The next day we found out there was a Shriners convention in town. That mosque? That was no real mosque–it was the temple of the “Sudan Shriners!” The whole Shriner thing made us quite curious. Why are these guys wearing fezzes and pretending to be Arabic, Muslim or, whatever? They certainly didn’t look like the types who would study the Quran, and face east as they knelt on their prayer rugs. And what’s the deal with the little cars? We asked a couple of Shriners what was going on and were told that there would be a parade.
We couldn’t resist. So, instead of visiting the Tryon Palace, the premier historical site in the area, we opted to watch the Shriners ride down the street in daredevil fashion to the delight of all the onlookers and for the benefit of their charities which support various children’s hospitals. We couldn’t help think, though, that maybe today’s Shriners wish that their predecessors had gone with some other exotic symbolism other than the Arabic motif that they still use now.
New Bern has much to offer besides the Shriners. It’s a cute-as-a-button town with quite a few good restaurants and a really nice vibe–sort of a smaller version of Annapolis. We stayed four days walking about, riding bikes, and working onboard. The weather was way to blustery to go anywhere by boat anyhow. When the wind finally became more civilized, we headed back down the Neuse River to Oriental. We had emailed cruising friends, Steve and Kim from Fine Lion and found that they too, did not go to the Bahamas this year and were home in Oriental. So, Steve came down to the town dock to catch our lines. We caught up with them over drinks and dinner at two of Oriental’s dining establishments. A few weeks earlier in the trip, we had toyed with the idea of sailing to Ocracoke on the NC outer banks. After talking with Steve, we decided to go for it.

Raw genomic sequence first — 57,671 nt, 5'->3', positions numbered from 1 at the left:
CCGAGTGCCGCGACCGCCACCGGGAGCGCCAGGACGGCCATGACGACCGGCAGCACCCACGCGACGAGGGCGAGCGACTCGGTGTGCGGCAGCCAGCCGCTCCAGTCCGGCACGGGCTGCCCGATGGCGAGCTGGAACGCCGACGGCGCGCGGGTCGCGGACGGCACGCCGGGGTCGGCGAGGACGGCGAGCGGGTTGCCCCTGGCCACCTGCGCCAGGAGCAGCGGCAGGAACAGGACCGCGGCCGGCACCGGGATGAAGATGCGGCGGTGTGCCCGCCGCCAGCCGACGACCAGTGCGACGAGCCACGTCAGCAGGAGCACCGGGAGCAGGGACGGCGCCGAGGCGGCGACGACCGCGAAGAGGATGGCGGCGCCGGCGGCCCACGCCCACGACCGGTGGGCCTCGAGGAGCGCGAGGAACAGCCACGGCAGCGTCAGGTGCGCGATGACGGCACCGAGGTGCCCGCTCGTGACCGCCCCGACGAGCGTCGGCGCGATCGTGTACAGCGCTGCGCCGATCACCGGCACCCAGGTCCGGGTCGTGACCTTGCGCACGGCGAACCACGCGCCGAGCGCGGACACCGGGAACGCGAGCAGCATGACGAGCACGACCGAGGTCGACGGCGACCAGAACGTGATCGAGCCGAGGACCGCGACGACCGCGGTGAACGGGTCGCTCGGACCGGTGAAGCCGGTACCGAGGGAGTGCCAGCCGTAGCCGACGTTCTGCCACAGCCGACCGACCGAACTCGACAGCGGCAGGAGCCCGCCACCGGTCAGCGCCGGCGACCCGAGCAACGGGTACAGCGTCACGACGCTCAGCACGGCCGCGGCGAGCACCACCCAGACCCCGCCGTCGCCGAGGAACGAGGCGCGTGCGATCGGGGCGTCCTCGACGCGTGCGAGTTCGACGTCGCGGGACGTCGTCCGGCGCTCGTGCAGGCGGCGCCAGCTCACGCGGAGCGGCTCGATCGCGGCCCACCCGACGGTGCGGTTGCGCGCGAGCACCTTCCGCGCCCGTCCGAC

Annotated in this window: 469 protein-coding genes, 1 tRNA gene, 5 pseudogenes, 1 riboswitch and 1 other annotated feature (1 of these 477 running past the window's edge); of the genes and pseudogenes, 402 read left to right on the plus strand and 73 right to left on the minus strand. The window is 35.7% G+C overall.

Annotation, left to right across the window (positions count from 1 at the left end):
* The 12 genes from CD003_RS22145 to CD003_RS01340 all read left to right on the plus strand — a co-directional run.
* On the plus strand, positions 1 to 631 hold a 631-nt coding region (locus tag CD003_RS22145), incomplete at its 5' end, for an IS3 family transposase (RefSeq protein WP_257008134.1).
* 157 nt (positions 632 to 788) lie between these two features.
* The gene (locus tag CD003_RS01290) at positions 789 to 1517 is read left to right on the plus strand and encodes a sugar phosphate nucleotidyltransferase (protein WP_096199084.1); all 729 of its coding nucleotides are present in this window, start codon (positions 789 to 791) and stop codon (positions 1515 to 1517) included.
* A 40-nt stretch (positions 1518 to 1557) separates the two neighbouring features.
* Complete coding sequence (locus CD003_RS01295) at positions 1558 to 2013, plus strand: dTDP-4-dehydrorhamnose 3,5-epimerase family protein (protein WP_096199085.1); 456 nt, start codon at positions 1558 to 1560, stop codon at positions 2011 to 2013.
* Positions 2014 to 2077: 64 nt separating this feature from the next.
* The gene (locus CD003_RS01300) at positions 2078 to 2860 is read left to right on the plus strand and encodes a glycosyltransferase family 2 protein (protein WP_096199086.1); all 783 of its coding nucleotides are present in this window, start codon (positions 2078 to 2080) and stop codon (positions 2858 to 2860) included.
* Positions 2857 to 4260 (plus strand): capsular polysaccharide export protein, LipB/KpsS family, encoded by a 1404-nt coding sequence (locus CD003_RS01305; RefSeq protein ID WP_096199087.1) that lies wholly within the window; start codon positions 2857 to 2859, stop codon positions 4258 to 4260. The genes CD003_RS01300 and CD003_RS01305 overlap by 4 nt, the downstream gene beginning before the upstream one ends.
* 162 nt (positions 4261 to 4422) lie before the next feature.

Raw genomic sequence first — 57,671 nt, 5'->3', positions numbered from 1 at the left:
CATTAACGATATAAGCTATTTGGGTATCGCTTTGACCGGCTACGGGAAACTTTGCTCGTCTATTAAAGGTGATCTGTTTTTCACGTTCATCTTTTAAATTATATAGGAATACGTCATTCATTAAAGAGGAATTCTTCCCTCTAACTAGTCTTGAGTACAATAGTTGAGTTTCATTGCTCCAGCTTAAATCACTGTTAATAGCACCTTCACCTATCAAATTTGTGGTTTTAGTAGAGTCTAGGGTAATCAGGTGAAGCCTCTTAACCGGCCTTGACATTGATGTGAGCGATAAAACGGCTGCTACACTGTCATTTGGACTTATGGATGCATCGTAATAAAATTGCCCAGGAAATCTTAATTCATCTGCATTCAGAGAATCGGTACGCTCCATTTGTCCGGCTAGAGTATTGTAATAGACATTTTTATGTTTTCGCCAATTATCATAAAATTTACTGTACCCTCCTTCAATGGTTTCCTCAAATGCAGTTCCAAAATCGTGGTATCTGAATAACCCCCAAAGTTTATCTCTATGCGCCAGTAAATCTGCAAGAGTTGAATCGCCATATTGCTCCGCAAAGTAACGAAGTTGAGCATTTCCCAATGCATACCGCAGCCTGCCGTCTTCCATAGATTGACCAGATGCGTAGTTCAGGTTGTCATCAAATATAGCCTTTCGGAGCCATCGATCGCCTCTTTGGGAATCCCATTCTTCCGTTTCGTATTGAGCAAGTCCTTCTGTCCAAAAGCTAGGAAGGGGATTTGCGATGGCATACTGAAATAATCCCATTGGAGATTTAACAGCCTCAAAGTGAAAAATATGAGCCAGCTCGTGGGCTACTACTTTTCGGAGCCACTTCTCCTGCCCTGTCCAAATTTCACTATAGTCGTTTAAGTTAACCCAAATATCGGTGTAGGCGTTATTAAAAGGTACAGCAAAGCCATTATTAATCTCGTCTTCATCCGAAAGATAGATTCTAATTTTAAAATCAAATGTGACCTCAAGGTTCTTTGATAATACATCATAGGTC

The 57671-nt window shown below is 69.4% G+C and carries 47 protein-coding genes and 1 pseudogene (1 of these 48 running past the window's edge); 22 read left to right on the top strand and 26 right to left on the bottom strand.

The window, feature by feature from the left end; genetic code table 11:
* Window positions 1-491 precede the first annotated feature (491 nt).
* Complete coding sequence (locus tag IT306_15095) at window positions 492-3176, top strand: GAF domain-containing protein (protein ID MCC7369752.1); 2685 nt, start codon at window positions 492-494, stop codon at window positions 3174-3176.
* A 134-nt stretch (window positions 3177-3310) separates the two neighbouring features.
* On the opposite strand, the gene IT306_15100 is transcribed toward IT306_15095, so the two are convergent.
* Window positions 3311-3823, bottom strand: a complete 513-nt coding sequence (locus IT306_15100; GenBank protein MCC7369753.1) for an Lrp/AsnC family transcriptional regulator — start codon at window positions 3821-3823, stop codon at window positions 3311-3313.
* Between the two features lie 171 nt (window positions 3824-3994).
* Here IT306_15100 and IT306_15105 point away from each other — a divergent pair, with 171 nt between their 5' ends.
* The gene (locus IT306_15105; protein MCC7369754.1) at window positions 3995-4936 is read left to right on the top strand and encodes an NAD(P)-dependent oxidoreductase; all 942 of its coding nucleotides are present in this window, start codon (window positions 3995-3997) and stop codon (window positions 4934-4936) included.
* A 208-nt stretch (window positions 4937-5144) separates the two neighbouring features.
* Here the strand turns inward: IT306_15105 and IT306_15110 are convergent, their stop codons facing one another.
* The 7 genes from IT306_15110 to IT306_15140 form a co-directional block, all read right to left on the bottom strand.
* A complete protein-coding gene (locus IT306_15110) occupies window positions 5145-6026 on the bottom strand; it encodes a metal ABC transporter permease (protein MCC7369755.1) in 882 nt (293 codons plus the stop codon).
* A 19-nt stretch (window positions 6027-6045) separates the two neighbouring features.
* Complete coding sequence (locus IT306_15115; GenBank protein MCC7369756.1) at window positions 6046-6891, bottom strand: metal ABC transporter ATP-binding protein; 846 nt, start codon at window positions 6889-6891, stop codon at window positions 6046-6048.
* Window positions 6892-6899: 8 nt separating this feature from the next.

Ocracoke was another destination not really along the way but we had the time and inclination and are very happy to have made the effort. It was a fairly short and simple day-sail with only a bit of anxiety motoring through the entrance channel. The way is well-marked but there are many other feeder channels that are also well-marked making for a somewhat confusing mix of markers. We made it without incident and were treated to a nearly empty anchorage in Silver Lake. I had been to Ocracoke by land many years ago but arriving by water is truly memorable.